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Birds, bees and 'Superbad'

It's lewd and it's crude, but as one father discovers, it also really speaks to teenage boys.

September 10, 2007|Desson Thomson | Washington Post

Was there anything to be learned from a second viewing of "Superbad," a movie that is not only crude and lewd but also makes more casual mention of the male sexual organ within two hours than Alfred Kinsey did in a lifetime? Actually, there was, I found, if you watched it next to someone for whom the movie defines his life and amounts to a birds-and-the-bees briefing -- teen to teen.

That someone was my 15-year-old son. As I sat there with him, the exploits of three socially maladroit high school seniors on a mission to lose their virginity and become cool no longer seemed like the sleaze-fest I had initially thought it to be but an extended empathy encounter for him. And it became clearer why an R-rated teen comedy with no major stars has reaped millions of dollars at the box office in just a few weeks. Over the weekend, the film finished third with $8 million, lifting its total through four weekends above the $100-million mark.

Upon first viewing "Superbad," with a 23-year-old son in tow, it was an often-unseemly comedy about the sexual desperation of teenagers -- no more, no less -- funny in some places, too gross in others. Seth (played by Jonah Hill) was a sex-fixated expletive-spouter with an ungainly Afro. Evan (Michael Cera), the sweeter of the two, was unbearably weedy. And their hang-along dweeb buddy, Fogell (Christopher Mintz-Plasse), could barely speak without tripping over his tongue.

Then came the second viewing (the R rating meant my 15-year-old needed a legal chaperon, and I obliged). As I sat through it again, I noticed my son's blissfully innocent face, the way he was so riveted that he barely shifted in his seat. And I was pleased he didn't guffaw at the dirty words. At one point, a girl catches Fogell staring at her visible thong, and in terrified response, the character looks at his wristwatch and tells her . . . the time is 10:33. Then he swings around and retreats down the hallway, dying by the second. It was one of many socially embarrassing moments in the film that made my son laugh knowingly. Clearly, the on-screen awkwardness mirrored the treacherous world of his own school halls.

A "very good" movie, said my son, as we left. Watching Seth, he declared, "I could connect and, like, relate to everything" about him. "That fat kid said everything on our minds we're too afraid to say."


"Like when you're angry and you think of something to say but it would be too rude."

What about all those F-bombs Seth hurls? The expletive, according to the Internet Movie Database, is repeated more than 180 times. To me, that's 179 too many. To my son, "That's what I kinda expected because it's a teen movie about someone who doesn't have any better vocabulary words to say. He's not just saying it to be cool. He's supposed to be a fat, crude guy who has nothing better to say." Gotcha.

He could also relate to Evan because "he displays people's shy stuff, the things we're too afraid to do sometimes. That shy stuff. I don't know how to explain it." Maybe he was recalling a scene in which Evan finds himself in bed, drunk and half-naked, with a teenage girl. As things get hot and heavy, she compliments him on having such a "smooth" organ. To which Evan replies: "Oh, thank you. I'm sure you would too if you had one."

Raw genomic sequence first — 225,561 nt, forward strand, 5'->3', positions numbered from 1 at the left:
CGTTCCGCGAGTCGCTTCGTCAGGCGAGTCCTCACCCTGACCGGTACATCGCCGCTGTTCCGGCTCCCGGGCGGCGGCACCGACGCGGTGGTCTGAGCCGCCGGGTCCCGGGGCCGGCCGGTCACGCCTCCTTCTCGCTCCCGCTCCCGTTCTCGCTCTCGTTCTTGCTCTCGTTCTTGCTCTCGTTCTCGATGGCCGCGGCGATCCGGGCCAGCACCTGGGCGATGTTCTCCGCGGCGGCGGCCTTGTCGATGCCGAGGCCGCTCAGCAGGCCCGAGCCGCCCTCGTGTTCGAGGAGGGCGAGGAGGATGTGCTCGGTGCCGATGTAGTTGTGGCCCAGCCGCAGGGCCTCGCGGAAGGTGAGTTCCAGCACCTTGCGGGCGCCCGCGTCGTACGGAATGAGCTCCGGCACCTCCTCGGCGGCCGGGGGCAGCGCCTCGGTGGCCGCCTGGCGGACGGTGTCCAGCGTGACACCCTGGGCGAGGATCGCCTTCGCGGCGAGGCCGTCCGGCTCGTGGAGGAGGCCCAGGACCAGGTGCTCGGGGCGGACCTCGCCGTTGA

Upon first watching, it was simply a groan-inducing eye-roller for me. But through my son's eyes, that gag -- and the movie in general -- became one of vulnerability, not rudeness. And even unmentionable subjects such as how to conceal an erection when you're in class resonated with a sort of weird gravitas. It was something, after all, that teenage boys would talk about. "Imagine if girls weren't weirded out by" such things, Evan declares at one point, with visionary passion. "And just, like, wanted to see them. That's the world I want to one day live in."

Uh, none of this boys'-confidential business had been covered in our birds-and-the-bees talk about three years earlier -- but maybe it should have been. What was missing was the emotional freight that comes with sexual dawning. What it feels like, for instance, to be overwhelmed with animalistic urges, too little information and about 50 tons of self-doubt, the fears that tourniquet your tongue when you're face to face with a girl. And so on.

Since the 1980s "Porky's" comedies, movies about teenage sexuality have become a screeching banality, and with few exceptions, they have turned the pursuit of sexuality into almost sitcom-funny farce, the most famous being the "American Pie" franchise. Ironic, I thought, that an R-rated comedy tells it like it is for moviegoers who are too young to go see it on their own. Finally, I asked my son that must-immediately-walk-away-from-Dad question: "What did you learn from this movie?"

"I learned that people that age are obsessed with sex -- a little bit too obsessed," he answered. And he didn't walk away.

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